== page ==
Many Chinese brands setting sights on US

28 January 2010

BEIJING: Many Chinese companies plan to enter the US in the near future, with Li Ning, the sportswear chain, being one example of a brand from the country that has true global potential.

The China Market Research Group has reported that 50% of consumer products companies based in the rapidly-growing economy intend to establish a presence in the US in the next five years.

At present, many of these firms are focusing on their home market – where retail sales improved by around 15% in 2009 – and areas like Africa and the Middle East, but this situation is set to change.

Shaun Rein, managing director of the China Market Research Group, said "in the next five years, Americans should be prepared to start seeing Chinese brands on the shelves of Wal-Mart, and not just the 'Made in China' label."

Li Ning recently opened its first store in America, based in Portland, and it has also signed sponsorship deals with players in the NBA, as it seeks to take on more established operators like Nike and Adidas.

Wang Lao Ji, which makes a range of herbal teas, is another organisation that Rein believes has made significant strides in building a strong brand capable of matching its multinational rivals.

It is currently the biggest player in the Asian nation's canned drinks sector, with sales of around $2.5 billion (€1.8bn; £1.5bn), a position it occupies despite the fact its products are twice as expensive as a can of Coke or Pepsi.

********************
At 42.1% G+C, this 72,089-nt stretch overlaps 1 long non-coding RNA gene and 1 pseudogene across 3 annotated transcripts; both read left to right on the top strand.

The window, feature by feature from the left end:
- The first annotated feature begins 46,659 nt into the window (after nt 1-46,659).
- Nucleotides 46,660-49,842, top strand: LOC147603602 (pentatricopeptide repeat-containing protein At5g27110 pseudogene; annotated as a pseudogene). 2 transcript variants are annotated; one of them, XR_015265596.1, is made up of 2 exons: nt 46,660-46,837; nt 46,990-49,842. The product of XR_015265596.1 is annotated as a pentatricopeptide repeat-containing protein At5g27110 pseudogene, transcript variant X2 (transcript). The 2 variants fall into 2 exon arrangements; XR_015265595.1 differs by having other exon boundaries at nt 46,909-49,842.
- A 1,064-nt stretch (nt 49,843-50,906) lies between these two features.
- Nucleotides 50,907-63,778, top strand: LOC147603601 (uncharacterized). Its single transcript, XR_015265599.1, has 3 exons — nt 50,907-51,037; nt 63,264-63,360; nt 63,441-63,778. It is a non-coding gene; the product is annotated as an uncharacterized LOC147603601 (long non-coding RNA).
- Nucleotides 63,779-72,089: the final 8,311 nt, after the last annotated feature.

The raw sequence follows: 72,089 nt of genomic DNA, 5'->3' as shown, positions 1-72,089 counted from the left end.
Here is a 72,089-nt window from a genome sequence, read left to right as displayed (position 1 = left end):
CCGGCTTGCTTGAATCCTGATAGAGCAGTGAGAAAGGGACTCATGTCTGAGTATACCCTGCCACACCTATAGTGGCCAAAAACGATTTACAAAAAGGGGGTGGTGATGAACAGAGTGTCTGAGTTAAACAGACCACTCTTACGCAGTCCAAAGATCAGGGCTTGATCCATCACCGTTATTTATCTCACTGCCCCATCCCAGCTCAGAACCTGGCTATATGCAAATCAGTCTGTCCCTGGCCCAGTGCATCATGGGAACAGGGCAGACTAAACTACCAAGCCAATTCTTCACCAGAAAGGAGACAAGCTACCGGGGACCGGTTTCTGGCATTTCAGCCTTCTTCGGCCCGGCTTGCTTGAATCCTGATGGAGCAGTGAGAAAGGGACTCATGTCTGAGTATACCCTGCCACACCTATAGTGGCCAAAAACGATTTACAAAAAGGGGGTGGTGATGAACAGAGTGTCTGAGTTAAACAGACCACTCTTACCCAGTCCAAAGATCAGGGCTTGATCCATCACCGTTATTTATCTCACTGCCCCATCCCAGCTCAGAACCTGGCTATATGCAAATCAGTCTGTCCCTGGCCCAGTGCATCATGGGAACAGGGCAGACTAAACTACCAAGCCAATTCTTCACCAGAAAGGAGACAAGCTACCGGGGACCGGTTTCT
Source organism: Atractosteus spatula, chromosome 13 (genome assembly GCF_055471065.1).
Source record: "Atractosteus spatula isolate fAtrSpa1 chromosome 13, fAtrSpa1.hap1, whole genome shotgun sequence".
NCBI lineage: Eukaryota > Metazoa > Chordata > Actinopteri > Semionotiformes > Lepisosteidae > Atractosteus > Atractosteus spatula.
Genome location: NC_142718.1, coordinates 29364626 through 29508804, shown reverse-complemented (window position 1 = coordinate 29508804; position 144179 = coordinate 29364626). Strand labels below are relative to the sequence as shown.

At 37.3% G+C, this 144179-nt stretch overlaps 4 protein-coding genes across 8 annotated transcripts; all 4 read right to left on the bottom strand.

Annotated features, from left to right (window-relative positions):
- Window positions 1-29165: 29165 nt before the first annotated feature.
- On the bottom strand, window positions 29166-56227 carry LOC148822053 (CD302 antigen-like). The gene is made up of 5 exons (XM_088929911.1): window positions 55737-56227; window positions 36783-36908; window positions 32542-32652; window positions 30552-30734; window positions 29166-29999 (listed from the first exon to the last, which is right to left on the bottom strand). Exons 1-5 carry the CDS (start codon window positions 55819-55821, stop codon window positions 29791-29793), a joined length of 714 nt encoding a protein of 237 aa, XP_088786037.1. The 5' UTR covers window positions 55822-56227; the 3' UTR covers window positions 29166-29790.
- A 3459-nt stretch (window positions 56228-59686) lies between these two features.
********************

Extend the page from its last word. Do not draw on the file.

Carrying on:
Rein argued that "Wang Lao Ji is taking market share from them both ... the company's marketing campaigns emphasise health and a way of life that resonate with Chinese consumers."

This latter point is often an area where foreign businesses come unstuck, with Marks & Spencer, the UK apparel chain, being one example of this trend, according to Rein.

While M&S aimed to provide the same range as in its stores elsewhere, with a target audience of 35–45 year old women, it failed to appreciate the aspirations of its potential customers.

"Chinese consumers ... all want to wear Louis Vuitton or equivalent high-end brands. Marks & Spencer should have made a better attempt to understand Chinese consumer behavior," Rein said.

As previously reported, young female professionals are one key driver of growth in many product categories in China, with brands like Omega and Lancôme, and chains such as Uniqlo and Zara, being particularly popular with this demographic.

Data sourced from Business Week; additional content by Warc staff